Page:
The lotus effect: Researchers develop self-cleaning bioplastic to repel climate change

Researchers at RMIT University in Melbourne, Australia, have developed a self-cleaning bioplastic based on the biological structure of lotus leaves, which they say can prevent product waste and aid recycling processes in food and beauty markets. 


Mehran Ghasemlou, the lead author of the study, tells PackagingInsights the invention was inspired by the “notoriously water-repellent lotus leaf,” which is native to Northern Australia.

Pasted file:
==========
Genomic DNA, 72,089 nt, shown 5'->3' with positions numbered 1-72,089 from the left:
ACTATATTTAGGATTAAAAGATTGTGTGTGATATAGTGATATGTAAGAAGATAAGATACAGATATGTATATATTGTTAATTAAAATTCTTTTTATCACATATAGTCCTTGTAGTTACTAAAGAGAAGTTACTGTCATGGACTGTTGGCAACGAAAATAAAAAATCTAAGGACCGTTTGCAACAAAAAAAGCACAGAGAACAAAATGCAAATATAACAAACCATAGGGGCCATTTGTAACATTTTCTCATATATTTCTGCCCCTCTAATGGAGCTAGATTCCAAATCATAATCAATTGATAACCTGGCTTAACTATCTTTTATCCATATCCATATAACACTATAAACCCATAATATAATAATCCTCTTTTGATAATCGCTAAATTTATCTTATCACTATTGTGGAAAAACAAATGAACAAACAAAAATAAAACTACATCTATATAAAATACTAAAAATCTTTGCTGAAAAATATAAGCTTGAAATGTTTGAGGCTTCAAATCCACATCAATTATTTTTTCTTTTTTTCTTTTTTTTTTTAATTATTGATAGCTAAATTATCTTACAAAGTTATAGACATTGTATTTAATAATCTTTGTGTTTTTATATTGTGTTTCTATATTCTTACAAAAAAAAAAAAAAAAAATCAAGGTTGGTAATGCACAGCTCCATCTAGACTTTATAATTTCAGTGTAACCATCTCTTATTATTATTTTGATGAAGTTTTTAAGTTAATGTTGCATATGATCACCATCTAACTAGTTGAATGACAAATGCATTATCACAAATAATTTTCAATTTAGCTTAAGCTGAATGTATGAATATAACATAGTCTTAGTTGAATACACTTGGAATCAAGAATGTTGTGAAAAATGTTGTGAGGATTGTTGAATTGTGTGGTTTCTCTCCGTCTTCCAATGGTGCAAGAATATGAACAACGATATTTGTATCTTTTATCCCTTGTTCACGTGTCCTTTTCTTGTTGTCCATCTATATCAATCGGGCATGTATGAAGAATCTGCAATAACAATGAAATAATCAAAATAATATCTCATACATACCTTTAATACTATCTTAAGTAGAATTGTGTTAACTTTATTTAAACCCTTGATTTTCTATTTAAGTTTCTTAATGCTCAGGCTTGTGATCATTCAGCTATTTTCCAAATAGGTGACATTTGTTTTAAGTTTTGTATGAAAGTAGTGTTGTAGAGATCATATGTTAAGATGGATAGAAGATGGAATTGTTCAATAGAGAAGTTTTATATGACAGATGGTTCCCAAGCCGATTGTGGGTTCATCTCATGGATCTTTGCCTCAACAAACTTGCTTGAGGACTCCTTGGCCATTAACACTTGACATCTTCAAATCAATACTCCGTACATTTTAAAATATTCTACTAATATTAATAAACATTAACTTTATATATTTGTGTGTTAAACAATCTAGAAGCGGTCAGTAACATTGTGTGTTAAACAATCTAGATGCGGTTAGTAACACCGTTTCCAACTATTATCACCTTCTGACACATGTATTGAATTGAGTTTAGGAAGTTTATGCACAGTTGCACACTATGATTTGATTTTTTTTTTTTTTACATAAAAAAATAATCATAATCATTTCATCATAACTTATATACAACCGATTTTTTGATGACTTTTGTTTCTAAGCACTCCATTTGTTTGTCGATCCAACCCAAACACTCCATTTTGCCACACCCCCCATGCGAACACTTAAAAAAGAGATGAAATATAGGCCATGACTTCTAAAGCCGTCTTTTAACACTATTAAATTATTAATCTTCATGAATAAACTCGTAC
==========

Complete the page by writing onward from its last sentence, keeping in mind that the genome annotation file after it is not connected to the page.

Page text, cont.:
“Lotus leaves are renowned for having some of the most water-repellent surfaces on earth and are almost impossible to get dirty. This is due to the leaf’s surface structure – tiny pillars topped with a waxy layer,” he says. 

“Any water that lands on the leaf remains a droplet, simply rolling off, and the droplets sweep up dirt as they slide down, keeping the leaf clean. Our bioplastic mimics that surface structure to achieve the same effect.” 

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